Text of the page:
One of my favourite ways of learning about the flavour of Yiddish dances, is to search through Yizkor books, to find personal accounts of the dances. The sher is frequently mentioned and below, I have included some interesting sections.
Then followed the dinner – after that, more dancing. And now a guest would ask the musicians
to play a kozatzka or a kamarsky dance or a sher (a square dance) and put a couple of coins in
the plate. The square dance was unlike the kind we see here, a barn dance with a caller. Instead,
everyone in the circle told everyone else what to do, and nobody knew which way to turn. Each
one danced his own way. As long as people kept dropping coins in the plate the band kept on
playing. When it was all over the band leader would count out the money. Generally there
would be about ten or fifteen rubles. In case of a rich wedding, there could be twenty or twentyfive
--from Mother’s Father: A Special Man
By Max Trachtman
This story was printed in “Family Chronicles” published in West Lafayette, Indiana, by a group of related families, in or around 1980. Based on the memoir, it seems this wedding took place in the early 1870s.
The Zambrów Yizkor Book
The English Translation
Courtesy of the United Zembrover Society
Copyright © 1963 by the United Zembrover Society, Inc. of New York, NY, USA.
From My Childhood World
By Yom-Tov Levinsky
20 Kopikehs Kost a Sherl (1901-1911 according to the memoir)
Boys and girls, at a wedding, would dance the ‘Sher’ (a shereleh), and pay the musicians twenty kopecks for playing it. Little boys, from underneath the window, would sing:
Tsvantsik kopikehs kost a sherl
Doss iz dokh gantz tyer!
Az a bokher tantst mit a maedel
Brennt in ihm a fyer!
The Sher costs twenty kopecks
This is rather expensive!
[But]when a boy dances with a girl
A fire burns inside of him!
The Book of Klezmer: The History, The Music, The Folklore from the 14th century to the 21st, by Yale Strom.
Editor: Yuval Taylor. Chicago,IL : A Cappella, 2002.DUBNO (P) Dubno; Sefer Zikaron (Dubno; A Memorial to the Jewish Community of Dubno, Wolyn*). By A. Boxer (Ben-Arjeh). Ed.: S. Eisenberg. Haifa, 1962. (Yiddish) "Jewish Weddings and Klezmorim," by Moshe Katchke, pp. 665-71. (Yiddish)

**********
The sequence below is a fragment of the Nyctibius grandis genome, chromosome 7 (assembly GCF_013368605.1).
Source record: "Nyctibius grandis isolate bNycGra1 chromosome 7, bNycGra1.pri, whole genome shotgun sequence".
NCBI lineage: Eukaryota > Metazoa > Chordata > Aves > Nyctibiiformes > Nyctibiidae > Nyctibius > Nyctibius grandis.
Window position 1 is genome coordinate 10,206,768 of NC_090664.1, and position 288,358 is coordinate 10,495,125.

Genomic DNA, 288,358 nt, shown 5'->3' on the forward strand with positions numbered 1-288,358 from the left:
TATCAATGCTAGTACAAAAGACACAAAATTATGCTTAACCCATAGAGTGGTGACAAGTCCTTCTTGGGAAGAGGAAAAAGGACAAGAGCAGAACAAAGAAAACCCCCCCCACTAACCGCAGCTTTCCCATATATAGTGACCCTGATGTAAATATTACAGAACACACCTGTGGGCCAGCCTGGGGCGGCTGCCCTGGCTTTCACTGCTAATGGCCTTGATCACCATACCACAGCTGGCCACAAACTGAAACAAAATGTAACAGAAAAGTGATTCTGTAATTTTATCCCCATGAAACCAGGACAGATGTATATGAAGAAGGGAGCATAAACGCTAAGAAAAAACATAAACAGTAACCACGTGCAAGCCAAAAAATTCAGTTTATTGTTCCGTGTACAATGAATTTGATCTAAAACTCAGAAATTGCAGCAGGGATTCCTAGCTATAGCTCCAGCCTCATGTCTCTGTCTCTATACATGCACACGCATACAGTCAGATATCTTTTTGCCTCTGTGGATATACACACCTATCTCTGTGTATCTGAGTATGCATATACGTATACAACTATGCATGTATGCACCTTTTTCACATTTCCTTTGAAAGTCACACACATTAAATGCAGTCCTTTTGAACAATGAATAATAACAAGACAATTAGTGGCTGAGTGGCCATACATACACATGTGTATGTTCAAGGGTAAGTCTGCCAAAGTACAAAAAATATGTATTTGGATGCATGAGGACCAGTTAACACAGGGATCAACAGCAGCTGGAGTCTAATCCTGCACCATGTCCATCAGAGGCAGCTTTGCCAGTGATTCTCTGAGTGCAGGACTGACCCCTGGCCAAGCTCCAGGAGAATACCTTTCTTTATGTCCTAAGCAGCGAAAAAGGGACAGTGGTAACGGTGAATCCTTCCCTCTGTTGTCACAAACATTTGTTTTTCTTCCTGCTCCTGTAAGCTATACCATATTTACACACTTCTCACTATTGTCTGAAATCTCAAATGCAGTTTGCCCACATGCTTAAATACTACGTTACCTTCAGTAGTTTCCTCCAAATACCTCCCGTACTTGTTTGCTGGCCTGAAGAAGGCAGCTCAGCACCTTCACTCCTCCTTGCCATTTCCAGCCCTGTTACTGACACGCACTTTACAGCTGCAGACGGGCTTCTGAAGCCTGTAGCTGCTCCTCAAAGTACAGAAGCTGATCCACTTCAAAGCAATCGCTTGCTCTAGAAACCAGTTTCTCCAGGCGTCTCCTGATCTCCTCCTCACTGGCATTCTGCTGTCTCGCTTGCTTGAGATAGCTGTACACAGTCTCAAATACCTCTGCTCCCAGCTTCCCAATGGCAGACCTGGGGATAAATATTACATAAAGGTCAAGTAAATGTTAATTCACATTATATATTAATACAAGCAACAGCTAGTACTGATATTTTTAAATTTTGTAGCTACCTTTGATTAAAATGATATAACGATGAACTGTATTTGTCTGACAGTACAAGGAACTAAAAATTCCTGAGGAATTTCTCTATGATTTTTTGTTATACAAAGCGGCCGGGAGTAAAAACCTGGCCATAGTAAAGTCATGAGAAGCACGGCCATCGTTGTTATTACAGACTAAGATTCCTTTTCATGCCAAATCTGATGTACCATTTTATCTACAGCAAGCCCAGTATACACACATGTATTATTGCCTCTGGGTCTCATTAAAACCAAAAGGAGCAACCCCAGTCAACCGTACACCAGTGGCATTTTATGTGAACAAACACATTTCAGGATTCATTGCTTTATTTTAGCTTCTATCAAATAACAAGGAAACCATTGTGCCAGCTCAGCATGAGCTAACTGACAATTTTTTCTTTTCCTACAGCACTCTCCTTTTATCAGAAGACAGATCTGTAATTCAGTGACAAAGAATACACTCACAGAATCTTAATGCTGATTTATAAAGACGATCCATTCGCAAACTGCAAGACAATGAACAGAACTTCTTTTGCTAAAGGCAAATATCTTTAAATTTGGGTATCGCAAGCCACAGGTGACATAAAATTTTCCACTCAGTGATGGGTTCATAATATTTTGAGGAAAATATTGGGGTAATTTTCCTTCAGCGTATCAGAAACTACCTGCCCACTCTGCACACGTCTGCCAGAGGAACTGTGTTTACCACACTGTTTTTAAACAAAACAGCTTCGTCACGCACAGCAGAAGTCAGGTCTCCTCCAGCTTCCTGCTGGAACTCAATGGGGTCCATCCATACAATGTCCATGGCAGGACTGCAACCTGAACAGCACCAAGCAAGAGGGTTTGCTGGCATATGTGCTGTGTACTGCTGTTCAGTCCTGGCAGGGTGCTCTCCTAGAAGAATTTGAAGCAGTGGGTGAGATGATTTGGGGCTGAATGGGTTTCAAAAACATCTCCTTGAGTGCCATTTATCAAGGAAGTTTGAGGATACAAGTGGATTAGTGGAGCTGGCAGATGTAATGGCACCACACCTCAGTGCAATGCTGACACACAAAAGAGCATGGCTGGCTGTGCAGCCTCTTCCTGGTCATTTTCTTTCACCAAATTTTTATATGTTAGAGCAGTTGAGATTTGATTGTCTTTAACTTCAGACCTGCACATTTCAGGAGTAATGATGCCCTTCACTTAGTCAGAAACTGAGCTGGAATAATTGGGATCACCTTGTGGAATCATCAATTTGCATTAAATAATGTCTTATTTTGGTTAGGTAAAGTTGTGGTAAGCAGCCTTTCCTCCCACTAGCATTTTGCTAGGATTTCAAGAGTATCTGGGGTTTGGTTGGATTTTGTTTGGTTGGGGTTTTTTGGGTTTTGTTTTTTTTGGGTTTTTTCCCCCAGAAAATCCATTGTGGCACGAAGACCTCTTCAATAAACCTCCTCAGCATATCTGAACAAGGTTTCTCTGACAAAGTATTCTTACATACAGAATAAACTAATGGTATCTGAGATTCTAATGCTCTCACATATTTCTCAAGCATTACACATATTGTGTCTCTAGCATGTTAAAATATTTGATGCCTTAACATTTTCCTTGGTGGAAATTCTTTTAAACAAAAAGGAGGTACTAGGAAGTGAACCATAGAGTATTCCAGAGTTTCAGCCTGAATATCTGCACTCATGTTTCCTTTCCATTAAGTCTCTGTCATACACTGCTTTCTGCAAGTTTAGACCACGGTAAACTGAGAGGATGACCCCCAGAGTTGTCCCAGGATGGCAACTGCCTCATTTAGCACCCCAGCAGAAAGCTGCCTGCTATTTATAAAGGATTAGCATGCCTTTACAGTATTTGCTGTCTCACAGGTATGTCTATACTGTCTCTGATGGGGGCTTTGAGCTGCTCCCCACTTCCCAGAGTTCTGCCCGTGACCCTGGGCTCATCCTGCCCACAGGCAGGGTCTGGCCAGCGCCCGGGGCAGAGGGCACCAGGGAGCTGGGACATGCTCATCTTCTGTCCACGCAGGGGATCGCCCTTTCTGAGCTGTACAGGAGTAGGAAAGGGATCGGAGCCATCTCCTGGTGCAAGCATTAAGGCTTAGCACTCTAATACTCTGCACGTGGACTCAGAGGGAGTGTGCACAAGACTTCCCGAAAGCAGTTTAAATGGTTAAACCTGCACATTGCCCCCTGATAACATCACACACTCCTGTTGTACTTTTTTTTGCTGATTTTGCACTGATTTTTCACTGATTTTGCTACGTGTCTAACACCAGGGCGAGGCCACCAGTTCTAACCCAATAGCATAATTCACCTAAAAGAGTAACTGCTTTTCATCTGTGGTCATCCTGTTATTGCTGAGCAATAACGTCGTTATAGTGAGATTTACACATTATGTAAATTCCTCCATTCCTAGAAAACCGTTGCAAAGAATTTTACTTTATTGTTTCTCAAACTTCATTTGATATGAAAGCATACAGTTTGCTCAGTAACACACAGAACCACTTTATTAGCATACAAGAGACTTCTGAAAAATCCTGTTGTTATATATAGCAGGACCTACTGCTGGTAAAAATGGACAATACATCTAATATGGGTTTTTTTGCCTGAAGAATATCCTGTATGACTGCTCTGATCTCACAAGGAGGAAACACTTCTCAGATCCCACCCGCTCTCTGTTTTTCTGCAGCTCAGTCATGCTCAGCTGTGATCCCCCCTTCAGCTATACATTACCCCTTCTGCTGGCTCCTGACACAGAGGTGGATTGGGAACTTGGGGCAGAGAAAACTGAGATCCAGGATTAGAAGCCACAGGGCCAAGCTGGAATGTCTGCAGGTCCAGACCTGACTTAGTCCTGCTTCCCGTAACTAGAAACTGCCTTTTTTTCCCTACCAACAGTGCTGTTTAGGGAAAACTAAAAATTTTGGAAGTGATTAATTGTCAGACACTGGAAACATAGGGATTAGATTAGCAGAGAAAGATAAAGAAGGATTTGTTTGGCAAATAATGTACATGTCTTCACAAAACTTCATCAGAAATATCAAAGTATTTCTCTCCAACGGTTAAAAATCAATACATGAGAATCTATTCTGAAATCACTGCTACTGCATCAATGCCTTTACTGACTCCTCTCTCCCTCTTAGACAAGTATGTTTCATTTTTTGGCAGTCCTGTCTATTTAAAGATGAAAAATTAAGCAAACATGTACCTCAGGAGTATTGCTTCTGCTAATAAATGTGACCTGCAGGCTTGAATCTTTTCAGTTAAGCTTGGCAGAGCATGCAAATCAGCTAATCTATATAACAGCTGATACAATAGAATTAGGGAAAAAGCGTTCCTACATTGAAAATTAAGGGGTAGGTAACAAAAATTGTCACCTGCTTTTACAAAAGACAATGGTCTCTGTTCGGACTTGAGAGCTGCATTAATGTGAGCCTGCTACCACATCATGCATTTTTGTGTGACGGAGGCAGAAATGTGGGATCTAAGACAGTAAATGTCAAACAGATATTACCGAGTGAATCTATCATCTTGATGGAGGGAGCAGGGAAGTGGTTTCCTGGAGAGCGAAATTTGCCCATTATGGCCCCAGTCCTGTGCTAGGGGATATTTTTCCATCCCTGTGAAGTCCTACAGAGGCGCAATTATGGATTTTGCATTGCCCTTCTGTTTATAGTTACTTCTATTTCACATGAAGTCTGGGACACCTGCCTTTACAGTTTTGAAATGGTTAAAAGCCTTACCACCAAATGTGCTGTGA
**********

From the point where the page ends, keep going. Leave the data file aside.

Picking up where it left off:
Up until World War I, the following dances were popular in Dubno: The quadrille, which was for four couples and cost four kopeks. The dance lasted about fifteen minutes and the tempo was slow. The sherele, which was danced by many couples cost ten kopeks per couple. It started slowly and ended up in a strong gallop. The freylekhs was usually danced with one couple at a time, a man with his wife or two from the same sex. Sometimes four lined up, one across from the other. When the music began, one person would dance specific steps and figures opposite the other. Their hands were held down by their sides and they moved from side to side, back and forth. The dance lasted until one fell from fatigue. Then the other partner would grab hold of his tired partner's hands and they would begin to dance together with each other's hand on each of their shoulders, to the freylekh. Then the klezmorim would pick up the tempo while the in-laws all began to clap with great appreciation and ardor. Then the women would wave their handkerchiefs in the air, urging on each partner to surpass the other. Such a freylekh cost twenty kopeks. The kozak (kozatchka) cost the same amount. This dance was played for the in-laws and adolescents. The young danced waltzes, such as the Boston waltz, krakowiaks, a lizginka, and the tsherkishn dance, where the dancer held a knife in his hand. This dance received a big noisy applause. The majority of the dances took place before the khupe ceremony.